Jul 01 2010
Crown vetch (Coronilla varia L.) was introduced in the U.S. in the 1950′s during our interstate highway boom. It was hailed at the time as a fast growing, drought resistant ground cover and planted extensively along the new highways to eliminate the need to mow.
Those same characteristics allowed it to smother the native plants it encountered in its path.
Crown vetch is native to Europe, southwest Asia and northern Africa. It thrives in open, sunny places, spreading by seed and rhizomes. It has no North American enemies, nor can it be eaten by farm animals or wildlife because it contains nitroglycosides which cause slow growth and paralysis if consumed in large amounts.
Sixty years after its introduction to America, crown vetch is listed as invasive in 45 states. If you’ve ever tried to eradicate it you’ll know why.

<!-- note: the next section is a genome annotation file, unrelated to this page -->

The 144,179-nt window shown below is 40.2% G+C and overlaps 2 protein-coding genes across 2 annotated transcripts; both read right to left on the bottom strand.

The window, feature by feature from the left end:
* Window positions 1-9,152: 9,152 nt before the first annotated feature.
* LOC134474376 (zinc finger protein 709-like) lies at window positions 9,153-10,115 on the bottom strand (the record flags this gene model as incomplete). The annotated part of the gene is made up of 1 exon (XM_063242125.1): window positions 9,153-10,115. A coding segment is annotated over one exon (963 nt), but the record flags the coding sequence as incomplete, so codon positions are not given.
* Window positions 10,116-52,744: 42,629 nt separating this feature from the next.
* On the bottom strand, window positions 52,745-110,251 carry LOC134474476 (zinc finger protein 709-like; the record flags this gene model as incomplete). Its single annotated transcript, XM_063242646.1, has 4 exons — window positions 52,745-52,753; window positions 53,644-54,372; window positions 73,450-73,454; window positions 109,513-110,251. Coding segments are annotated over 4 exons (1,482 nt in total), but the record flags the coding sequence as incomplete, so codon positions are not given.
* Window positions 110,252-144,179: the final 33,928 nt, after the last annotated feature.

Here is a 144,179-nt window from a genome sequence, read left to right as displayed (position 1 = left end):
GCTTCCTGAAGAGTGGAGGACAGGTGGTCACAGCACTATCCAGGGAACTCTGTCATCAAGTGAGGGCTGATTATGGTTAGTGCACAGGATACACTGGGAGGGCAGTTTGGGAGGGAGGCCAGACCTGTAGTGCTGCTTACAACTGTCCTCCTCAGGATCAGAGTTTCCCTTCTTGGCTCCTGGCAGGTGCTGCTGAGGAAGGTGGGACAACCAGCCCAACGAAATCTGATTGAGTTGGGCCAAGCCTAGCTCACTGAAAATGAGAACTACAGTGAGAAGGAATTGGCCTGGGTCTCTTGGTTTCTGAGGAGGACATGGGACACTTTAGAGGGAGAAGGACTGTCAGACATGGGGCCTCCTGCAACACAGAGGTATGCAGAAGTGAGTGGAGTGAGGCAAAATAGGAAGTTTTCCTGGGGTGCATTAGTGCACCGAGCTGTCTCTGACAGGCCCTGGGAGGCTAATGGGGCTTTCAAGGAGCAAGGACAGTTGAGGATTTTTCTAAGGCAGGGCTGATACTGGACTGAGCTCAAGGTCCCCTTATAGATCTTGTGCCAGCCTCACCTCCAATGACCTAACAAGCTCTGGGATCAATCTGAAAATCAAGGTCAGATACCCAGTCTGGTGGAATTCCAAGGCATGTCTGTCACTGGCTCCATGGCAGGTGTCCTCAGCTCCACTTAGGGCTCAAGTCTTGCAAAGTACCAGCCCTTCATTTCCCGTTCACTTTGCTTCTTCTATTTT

I once received a seed packet of mixed wildflowers as a thank you gift for donating to an environmental group. I sowed the seed in my front garden and expected a beautiful mix of native wildflowers. To my dismay the seed company included two crown vetch seeds in the mix. I foolishly let those two plants grow the first year. (I am not much of a gardener.)
The next spring the annuals did not re-seed and I was left with two perennials and two overwintering crown vetch plants. I weeded out the vetch and planted new flowers but the vetch root system had spread so it reappeared in more places than I had pulled up. I weeded again. It grew again. The crown vetch was overtaking the entire plot.
The only solution was to give up on my new flowers and aggressively pull out every crown vetch plant and its root as soon as it appeared. It took two years of meticulous weeding before I eradicated it from my small garden plot.
Sadly, the seed companies still sell crown vetch.
You can buy this pink invader, but DON’T!
(photo by Trisha M. Shears via Wikimedia Commons. Click on the photo to see the original.)